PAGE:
When your motivation is low, getting prepared for your job search can be paralysing. General job-searching tasks like networking and revamping your resume can be overwhelming. A great way to instantly make your search seem more manageable? Rework your to-do list to include smaller, more specific tasks.
Looking for a job is a job in itself. Whatever your reason – being unemployed, dissatisfied with your current role, facing redundancy, nearing the end of maternity leave – getting back in the swing of job hunting can be an overwhelming prospect. There are innumerable tricks you can teach yourself to get into the right mindset and to chunk down the admittedly daunting task of being prepared for a job search.
First Things First – Getting Prepared For Your Job Search
There is no substitute for exhaustive preparation, and many people will feel stressed if they have not adequately prepared for the job search. Reduce stress levels by taking the time to:
- Research the organisations you will be targeting
- Speak with references to ensure they are onside
- Think about examples of key achievements, and challenges you have overcome
- Examine your existing resume – does it reflect where you want to be five years from now or does it mirror where you wanted to be five years ago?
- Are there positions on your resume that add nothing to the arc of your career? Is it time now to leave them off?
- Are your certifications, licences and tickets up to date?
- Is your resume design tired (or does it have one at all?)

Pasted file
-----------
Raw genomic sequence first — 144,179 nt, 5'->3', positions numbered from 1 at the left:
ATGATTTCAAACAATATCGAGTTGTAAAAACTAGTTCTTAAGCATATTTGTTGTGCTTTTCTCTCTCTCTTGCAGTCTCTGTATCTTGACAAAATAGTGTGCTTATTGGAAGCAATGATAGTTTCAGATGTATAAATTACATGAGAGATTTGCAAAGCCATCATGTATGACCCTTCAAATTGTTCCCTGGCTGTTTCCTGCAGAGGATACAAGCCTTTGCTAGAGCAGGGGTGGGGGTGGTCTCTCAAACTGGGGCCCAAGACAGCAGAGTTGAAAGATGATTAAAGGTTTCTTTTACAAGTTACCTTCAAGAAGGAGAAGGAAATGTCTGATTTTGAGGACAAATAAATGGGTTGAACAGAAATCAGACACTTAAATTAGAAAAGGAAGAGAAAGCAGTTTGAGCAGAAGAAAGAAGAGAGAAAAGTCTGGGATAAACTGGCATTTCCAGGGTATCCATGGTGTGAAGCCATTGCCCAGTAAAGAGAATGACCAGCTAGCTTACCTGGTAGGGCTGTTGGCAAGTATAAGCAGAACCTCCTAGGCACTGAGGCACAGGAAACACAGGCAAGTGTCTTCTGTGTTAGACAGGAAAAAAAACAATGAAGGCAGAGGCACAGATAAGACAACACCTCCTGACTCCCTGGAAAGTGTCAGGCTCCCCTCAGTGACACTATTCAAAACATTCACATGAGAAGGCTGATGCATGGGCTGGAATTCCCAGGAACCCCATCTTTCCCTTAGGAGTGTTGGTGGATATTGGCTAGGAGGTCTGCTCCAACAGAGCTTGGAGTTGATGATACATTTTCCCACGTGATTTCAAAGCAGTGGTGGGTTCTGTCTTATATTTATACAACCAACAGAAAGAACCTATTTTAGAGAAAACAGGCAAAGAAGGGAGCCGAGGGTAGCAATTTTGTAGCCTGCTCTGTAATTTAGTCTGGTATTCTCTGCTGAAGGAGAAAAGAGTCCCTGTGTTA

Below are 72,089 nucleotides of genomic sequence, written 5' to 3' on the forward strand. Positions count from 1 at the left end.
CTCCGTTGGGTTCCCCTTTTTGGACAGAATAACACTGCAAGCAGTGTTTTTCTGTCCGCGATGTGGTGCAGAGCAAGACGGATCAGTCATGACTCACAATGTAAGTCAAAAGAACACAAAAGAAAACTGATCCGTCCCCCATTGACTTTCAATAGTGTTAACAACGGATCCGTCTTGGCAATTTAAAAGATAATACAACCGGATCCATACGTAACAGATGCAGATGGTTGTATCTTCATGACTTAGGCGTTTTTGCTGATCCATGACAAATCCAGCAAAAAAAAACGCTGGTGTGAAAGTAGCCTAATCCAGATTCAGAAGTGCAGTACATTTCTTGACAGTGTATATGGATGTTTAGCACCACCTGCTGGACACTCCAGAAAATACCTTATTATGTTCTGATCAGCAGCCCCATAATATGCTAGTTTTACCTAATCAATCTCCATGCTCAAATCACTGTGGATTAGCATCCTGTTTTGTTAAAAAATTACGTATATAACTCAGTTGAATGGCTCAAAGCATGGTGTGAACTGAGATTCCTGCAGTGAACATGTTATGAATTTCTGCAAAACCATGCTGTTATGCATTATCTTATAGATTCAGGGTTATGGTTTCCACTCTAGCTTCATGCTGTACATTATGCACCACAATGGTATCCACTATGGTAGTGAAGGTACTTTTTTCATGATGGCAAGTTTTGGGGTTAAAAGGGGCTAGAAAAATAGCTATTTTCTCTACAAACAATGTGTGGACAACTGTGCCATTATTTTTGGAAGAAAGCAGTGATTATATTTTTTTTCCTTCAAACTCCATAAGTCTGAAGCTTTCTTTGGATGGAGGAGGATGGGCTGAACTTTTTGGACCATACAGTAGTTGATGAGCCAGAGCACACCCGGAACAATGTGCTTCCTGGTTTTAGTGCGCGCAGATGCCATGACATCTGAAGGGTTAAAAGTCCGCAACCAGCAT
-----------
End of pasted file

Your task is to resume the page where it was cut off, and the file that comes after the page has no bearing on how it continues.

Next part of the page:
- Have you ever composed a winning cover letter to accompany your resume? Now may be the time.
Map Your Career Trajectory
“Where do you see yourself in 10 years?” is a question we all try to avoid. But right now, when you are in a position of preparing a job search, is exactly the right time to answer it.
Take some time to make a list of all of your goals, large and small. Actually putting them on paper will compel you to think about what you want to achieve and – better yet – inspire you to see at least one goal (if not all of them) through. Think of it as a kind of to-do list for your career – seeing things on paper will get you excited to check things off.
As an added bonus, seeing your dreams in writing may give you some ideas on how to tie them together. Each goal, no matter how random, can shed light on a new opportunity.
Are Your Skills Industry-Specific?
If you have learned a trade then yes, obviously, you will be targeting jobs in medicine, teaching and so on as appropriate. But many skills are not industry-specific. If that is the case, then you should be targeting companies, not jobs. Evaluate the companies that would most benefit from hiring you and see whether they have openings and then determine if you know someone who works there (For most companies, one out of four employees hired is an employee referral).
Targeting your job search approach will serve you far better than combing job sites and blindly sending your resume without fully understanding whether the company and job are good for you and vice versa. Make a list of companies that you would like to work with and whose needs align with your skills.
Are You a Soon-to-Be Graduate? Now Is The Time To Get Prepared For Your Job Search
Make the most out of university. Do not simply look at university as a means to fulfil academic requirements. Make a point to grow emotionally, culturally, and socially because these will be as important as any professional or technical knowledge you learn. And when it comes to academics, push yourself. Do not settle for the easy course.
Take a demanding course load that will challenge you and prepare you for the multitasking, constantly busy and ‘on-call’ culture that defines many careers. Put yourself in a position to understand what a career really involves. Get an early start with your career-planning skills. Exploit the contacts they offer and network like crazy. This will stand you in good stead later on.
Next time we will look at more skills to help you be well prepared for your job search.